No, because "la" is a direct object pronoun, and in this sentence you need an indirect object pronoun ("I am going to show the car to her" - "the car" is the direct object, "her" is the indirect object). Indirect object pronouns in Spanish are either "le" or "les", so they only differentiate by number.
Most importantly le is not a direct object pronoun, it is the indirect object pronoun. While direct object pronouns are not used with a stated direct object, they are used with indirect objects with the named indirect object. It is one of the difficult points for learners.
You do not use "lo", because you already have the direct object specified -- "el coche". On the other hand, indirect objects, when present, must be expressed with an indirect object pronoun, and can then be clarified with extra information, thus "le" is required.
- For direct object, you use either the pronoun or the full expression.
- For indirect object, you must use the pronoun and optionally add the full expression.
If anyone is wondering where "se" comes from like I was, it replaces "le" to make it easier to say than two short l words in a row. And the indirect object pronoun will always come before the direct one. Same as if you attach it to the infinitive. "Voy a mostrarselo a el" I am going to show it to him.
"Le" is for indirect objects; it means "him" or "to him", or "it" or "to it" for masculine nouns. In this sentence, it is translated to "him."
In case the term "indirect object" needs clarification: It may be helpful to conceptualise indirect objects as nouns or pronouns that can be worded with a "to" or "for" in front of them: e.g., with this sentence, "I am going to show the car to him."
That is called clitic doubling and is standard practice for indirect object pronouns in Spanish. I was taught that it was required, although I have seen sites that disputed that. Nobody disputes that most native speakers do it as if it were a rule however.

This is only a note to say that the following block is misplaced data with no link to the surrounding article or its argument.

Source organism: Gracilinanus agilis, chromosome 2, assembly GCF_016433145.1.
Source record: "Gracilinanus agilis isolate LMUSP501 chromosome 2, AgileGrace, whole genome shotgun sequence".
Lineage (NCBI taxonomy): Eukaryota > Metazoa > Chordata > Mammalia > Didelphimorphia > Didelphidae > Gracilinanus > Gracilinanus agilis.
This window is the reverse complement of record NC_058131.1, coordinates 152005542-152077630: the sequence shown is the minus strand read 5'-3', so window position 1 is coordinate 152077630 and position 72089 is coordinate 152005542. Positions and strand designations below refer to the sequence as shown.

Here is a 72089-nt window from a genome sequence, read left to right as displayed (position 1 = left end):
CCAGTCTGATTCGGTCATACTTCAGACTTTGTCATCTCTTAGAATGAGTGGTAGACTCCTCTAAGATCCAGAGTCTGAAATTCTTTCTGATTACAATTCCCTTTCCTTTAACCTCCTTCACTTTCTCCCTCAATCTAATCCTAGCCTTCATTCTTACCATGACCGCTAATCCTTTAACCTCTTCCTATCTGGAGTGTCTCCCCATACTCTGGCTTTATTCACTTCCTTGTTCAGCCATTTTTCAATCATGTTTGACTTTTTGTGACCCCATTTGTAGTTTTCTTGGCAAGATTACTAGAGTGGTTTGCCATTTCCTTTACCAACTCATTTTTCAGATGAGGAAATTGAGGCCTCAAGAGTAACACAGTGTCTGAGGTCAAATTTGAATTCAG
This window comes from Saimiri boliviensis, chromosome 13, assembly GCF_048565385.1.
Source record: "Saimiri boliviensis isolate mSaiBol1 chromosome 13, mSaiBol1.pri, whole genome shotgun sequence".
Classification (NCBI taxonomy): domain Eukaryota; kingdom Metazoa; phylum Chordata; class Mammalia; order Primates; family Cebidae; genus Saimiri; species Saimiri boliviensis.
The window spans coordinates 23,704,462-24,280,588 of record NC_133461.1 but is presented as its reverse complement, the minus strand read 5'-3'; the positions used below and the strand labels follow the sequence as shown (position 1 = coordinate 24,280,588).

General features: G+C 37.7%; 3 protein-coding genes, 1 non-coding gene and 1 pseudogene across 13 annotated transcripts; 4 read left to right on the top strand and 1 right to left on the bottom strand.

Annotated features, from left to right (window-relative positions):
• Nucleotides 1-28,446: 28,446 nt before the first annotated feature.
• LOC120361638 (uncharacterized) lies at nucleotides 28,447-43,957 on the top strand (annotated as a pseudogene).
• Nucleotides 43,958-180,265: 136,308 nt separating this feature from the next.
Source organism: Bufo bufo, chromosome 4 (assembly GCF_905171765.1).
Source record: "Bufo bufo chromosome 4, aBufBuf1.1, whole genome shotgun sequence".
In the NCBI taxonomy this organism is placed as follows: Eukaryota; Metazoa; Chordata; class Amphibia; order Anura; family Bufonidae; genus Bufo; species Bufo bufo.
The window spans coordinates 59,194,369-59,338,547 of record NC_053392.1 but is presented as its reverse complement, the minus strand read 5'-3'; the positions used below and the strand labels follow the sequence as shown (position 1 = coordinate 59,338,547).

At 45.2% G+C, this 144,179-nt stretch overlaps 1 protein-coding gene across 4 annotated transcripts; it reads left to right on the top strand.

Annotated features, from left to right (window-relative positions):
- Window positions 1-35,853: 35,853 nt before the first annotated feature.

Clitic doubling for direct object is a different story. I don't think it is ever required and it is often just wrong. The only things I have found on the internet about it are.long scholarly papers (which I haven't read) My personal practice is not to use them, but notice the contexts when I hear them.
Your other example has a direct object, not an indirect object. In this example le coche is the direct object and the le represents the a él. As I said, it may not be required, but I think you would be hard pressed to find it lacking in standard written Spanish. It may be disappearing in conversational Spanish, and if so, probably more in some areas than others. So depending on where your tutor is from, s/he may have a different experience than some. But I have to find a language or grammar site that promotes that. This one says MUST.
That really is not any more literal than I am going to show him my car. This sentence demonstrates how Spanish use the indirect object pronoun whether or not an indirect object is named. Obviously it would not be correct to translate both the le and the à Él to English. The à él does show that it is a he and not a she or you, but either construction is true to the meaning.